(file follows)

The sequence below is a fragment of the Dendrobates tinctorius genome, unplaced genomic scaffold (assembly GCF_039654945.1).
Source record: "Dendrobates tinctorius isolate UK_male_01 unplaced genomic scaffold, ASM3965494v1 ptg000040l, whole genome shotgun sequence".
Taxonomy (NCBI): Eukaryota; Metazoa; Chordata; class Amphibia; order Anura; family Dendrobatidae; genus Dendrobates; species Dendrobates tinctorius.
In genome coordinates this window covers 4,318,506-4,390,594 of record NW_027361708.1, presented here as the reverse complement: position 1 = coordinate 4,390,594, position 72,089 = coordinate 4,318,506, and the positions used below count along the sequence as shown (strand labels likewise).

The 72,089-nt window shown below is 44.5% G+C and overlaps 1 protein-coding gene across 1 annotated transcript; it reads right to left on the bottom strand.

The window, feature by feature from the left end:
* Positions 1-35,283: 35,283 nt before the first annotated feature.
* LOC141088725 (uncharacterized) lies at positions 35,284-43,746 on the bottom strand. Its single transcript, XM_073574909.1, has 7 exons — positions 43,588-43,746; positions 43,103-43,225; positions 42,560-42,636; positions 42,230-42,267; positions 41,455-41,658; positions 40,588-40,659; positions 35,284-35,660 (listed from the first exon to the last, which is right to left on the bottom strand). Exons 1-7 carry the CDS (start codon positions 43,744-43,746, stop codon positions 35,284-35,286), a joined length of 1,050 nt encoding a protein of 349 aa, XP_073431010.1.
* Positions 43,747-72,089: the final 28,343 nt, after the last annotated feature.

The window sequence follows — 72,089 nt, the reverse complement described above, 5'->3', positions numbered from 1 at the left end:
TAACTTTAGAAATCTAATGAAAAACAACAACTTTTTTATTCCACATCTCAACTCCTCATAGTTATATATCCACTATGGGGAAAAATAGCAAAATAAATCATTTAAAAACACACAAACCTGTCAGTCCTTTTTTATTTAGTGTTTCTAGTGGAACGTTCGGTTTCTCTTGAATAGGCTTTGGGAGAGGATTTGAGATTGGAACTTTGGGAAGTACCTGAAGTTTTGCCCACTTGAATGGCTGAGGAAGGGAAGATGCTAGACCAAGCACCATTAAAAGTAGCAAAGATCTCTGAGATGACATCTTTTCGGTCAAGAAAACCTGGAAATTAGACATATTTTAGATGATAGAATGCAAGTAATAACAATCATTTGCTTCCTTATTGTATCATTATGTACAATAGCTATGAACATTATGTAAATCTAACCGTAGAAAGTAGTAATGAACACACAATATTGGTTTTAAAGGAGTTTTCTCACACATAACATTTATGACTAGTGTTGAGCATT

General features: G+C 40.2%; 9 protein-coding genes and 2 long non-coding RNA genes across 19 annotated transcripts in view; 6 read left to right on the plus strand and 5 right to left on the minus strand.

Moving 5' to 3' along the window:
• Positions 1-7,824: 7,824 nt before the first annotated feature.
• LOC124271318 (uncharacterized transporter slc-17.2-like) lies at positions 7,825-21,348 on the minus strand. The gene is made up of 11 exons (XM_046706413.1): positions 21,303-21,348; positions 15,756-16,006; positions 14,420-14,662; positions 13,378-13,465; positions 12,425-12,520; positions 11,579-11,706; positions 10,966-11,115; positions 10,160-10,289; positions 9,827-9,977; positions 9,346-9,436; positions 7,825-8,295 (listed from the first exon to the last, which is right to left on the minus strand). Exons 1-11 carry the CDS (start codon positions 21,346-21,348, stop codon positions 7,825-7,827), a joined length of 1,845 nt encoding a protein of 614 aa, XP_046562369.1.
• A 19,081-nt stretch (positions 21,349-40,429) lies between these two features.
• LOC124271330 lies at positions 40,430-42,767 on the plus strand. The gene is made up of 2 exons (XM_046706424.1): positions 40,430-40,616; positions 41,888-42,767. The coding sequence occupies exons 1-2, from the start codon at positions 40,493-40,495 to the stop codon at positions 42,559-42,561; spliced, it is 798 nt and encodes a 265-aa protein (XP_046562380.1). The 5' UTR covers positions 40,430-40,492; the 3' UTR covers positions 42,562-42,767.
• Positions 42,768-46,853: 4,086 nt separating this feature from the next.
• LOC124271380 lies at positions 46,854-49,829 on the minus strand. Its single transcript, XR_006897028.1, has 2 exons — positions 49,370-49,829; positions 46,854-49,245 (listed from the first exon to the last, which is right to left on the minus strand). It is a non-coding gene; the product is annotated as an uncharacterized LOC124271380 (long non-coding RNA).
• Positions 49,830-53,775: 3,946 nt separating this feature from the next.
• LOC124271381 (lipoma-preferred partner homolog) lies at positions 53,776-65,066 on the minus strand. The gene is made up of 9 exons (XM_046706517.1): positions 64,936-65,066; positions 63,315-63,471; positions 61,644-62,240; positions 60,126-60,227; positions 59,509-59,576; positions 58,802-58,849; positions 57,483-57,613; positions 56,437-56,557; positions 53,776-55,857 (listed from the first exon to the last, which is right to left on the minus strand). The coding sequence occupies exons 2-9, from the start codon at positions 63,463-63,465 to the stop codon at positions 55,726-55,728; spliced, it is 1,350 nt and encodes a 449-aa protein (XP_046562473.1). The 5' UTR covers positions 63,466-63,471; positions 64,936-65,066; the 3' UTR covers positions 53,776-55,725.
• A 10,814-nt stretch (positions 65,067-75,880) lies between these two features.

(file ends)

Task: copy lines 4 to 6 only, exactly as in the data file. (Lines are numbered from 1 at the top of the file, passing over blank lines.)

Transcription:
In genome coordinates this window covers 4,318,506-4,390,594 of record NW_027361708.1, presented here as the reverse complement: position 1 = coordinate 4,390,594, position 72,089 = coordinate 4,318,506, and the positions used below count along the sequence as shown (strand labels likewise).

The 72,089-nt window shown below is 44.5% G+C and overlaps 1 protein-coding gene across 1 annotated transcript; it reads right to left on the bottom strand.

The window, feature by feature from the left end: